Immigration and “something d-o-o” economics

A bedrock fact to keep in mind during the immigration debate is where the public is at on this issue, and that it isn’t where the far right would have you think it is. A truly astonishing percentage of American voters support progressive immigration policies when they’re compared with conservative ones. 79% favor earned paths to citizenship for people who come to this country to work. The National Immigration Forum has aggregated a bunch of data on this.
This data seems almost shocking because, as usual, the tone of the debate is being set by a few hard-right sources with incredible amount of media reach and impact. But in this case, the distance between the bloviating ideologues and both the mainstream of American opinion and the leadership of their party is a lot farther to travel than usual. The RNC and President Bush both did amazing outreach to Latinos in the 2004 and they appear absolutely serious about delivering the goods to this group of voters.
One topic that has been almost completely missing from this debate – Jimmy Smits character on the West Wing was the closest thing to a politician to mention this in public – is what the root economic causes of immigration are, and how we can address those. Remember back in the 90s, when one of the original selling points of NAFTA was that it would decrease immigration pressure? Obviously that hasn’t worked out. The questions now are why, and what we can do to fix it.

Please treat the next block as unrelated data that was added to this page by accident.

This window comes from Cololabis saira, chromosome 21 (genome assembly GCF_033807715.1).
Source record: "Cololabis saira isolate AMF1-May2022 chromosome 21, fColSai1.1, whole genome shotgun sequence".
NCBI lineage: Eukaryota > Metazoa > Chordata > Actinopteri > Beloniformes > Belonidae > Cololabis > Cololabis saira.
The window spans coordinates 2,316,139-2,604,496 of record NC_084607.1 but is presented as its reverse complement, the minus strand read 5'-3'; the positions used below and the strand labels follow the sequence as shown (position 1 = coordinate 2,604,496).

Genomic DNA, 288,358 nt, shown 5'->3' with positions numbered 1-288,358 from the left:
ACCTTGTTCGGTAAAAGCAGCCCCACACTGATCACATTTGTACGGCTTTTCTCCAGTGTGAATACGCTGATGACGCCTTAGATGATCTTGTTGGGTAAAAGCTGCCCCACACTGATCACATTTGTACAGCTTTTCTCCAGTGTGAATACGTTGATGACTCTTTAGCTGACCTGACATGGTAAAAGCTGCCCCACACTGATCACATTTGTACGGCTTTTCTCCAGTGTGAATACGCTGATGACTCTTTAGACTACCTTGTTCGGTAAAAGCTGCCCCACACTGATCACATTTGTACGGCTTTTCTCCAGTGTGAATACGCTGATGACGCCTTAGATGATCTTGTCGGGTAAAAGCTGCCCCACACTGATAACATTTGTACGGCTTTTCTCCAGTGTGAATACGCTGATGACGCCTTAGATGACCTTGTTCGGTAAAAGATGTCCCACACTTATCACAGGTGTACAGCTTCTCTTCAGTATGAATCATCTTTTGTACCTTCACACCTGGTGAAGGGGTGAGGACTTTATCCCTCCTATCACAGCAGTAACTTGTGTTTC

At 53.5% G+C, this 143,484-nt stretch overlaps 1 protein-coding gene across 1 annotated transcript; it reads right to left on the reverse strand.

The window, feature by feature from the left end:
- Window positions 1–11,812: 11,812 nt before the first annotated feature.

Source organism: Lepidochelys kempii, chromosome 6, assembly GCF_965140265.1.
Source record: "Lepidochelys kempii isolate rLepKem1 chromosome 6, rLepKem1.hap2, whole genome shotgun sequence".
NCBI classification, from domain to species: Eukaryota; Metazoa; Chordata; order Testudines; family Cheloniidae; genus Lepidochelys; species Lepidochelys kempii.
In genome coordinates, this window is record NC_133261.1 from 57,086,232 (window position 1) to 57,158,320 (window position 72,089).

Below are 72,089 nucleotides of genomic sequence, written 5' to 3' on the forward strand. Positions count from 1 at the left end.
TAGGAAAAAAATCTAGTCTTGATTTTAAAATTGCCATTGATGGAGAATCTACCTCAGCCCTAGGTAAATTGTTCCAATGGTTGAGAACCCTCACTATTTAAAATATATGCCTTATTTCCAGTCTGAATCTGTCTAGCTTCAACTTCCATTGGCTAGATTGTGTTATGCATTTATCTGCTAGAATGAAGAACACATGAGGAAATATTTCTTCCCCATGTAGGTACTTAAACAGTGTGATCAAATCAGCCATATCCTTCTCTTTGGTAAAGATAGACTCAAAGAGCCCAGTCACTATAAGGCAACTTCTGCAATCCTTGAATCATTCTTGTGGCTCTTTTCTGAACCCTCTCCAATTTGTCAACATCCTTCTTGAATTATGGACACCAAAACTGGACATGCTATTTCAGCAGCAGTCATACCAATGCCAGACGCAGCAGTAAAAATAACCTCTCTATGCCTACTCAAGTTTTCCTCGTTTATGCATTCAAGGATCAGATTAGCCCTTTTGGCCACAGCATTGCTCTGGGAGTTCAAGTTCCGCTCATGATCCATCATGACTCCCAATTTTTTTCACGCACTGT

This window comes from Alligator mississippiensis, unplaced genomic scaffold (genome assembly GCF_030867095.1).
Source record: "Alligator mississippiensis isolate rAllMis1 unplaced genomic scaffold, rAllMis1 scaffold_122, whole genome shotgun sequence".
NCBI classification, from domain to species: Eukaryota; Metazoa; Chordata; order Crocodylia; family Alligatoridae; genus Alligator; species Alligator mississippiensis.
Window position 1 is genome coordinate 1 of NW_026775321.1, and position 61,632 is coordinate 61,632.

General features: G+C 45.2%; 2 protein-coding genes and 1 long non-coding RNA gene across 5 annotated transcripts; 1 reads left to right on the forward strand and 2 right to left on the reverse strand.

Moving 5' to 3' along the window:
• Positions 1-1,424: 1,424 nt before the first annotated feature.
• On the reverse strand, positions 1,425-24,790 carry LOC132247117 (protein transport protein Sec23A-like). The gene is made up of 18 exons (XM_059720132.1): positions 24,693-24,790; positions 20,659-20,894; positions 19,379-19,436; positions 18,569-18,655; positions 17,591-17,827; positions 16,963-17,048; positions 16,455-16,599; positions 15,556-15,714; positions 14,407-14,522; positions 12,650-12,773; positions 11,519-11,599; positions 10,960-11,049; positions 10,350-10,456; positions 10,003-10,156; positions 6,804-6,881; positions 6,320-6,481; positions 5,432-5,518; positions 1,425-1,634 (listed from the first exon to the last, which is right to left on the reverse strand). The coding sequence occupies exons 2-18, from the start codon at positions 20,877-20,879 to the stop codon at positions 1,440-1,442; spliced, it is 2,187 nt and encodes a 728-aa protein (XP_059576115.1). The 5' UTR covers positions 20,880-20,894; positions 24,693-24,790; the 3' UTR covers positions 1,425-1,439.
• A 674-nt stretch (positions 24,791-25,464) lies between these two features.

The why is that, in short, NAFTA was terrible policy, written by and for large multinational corporations so they could sneak across the border and escape labor and environmental regulations. It wasn’t sold that way, sure, but in retrospect, that has been exactly how it has worked out.
The way to fix it isn’t easy, because it requires progressives to develop a coherent, accessible economic narrative, which so far they have stubbornly refused to do. My attempt at doing this is the high road, and I’ve been printing out copies of that and handing it to every progressive who comes to San Francisco to talk about economics. But neither that nor any alternative seems to be gaining traction. Phil Angelides has said the words the “high road” on the stump, but he didn’t go into details then and hasn’t since. The blank in “conservatives are to supply-side economics as progressives are to ???” remains blank.
If it weren’t still blank, we could say things like this: The people are trying to move into our economy is because we’ve taken the high road. Over the course of the 20th century, the American federal government both invested in its people and housebroke capitalism. We learned how to transparently regulate and nudge markets in the right direction so the benefits were broadly distributed into the middle class. Those policies are why while the Mexican economy has done alright, our economy has done better and created millions of jobs for new workers. We could be addressing the root causes of this problem by encouraging the government of Mexico to take the high road with our trade policies, but we haven’t.
All the right ever talks about is the Horatio Alger, nebulous values stuff – how many times have we heard the President say the phrase “hard work?” – but the values and the policies are tied together. Our high road economy is exactly the kind of democracy we should be trying to export. NAFTA moved us in the wrong direction, it’s time to start thinking about progressive solutions.
Giving immigrant workers a path towards citizenship would start to bring to a close a period of suffering, subjugation and hardship for millions of people. If the President gets this done – and that’s still a very big if, given the open revolt in at least half of his party – it will be far and away the most significant American progressive victory of this century so far.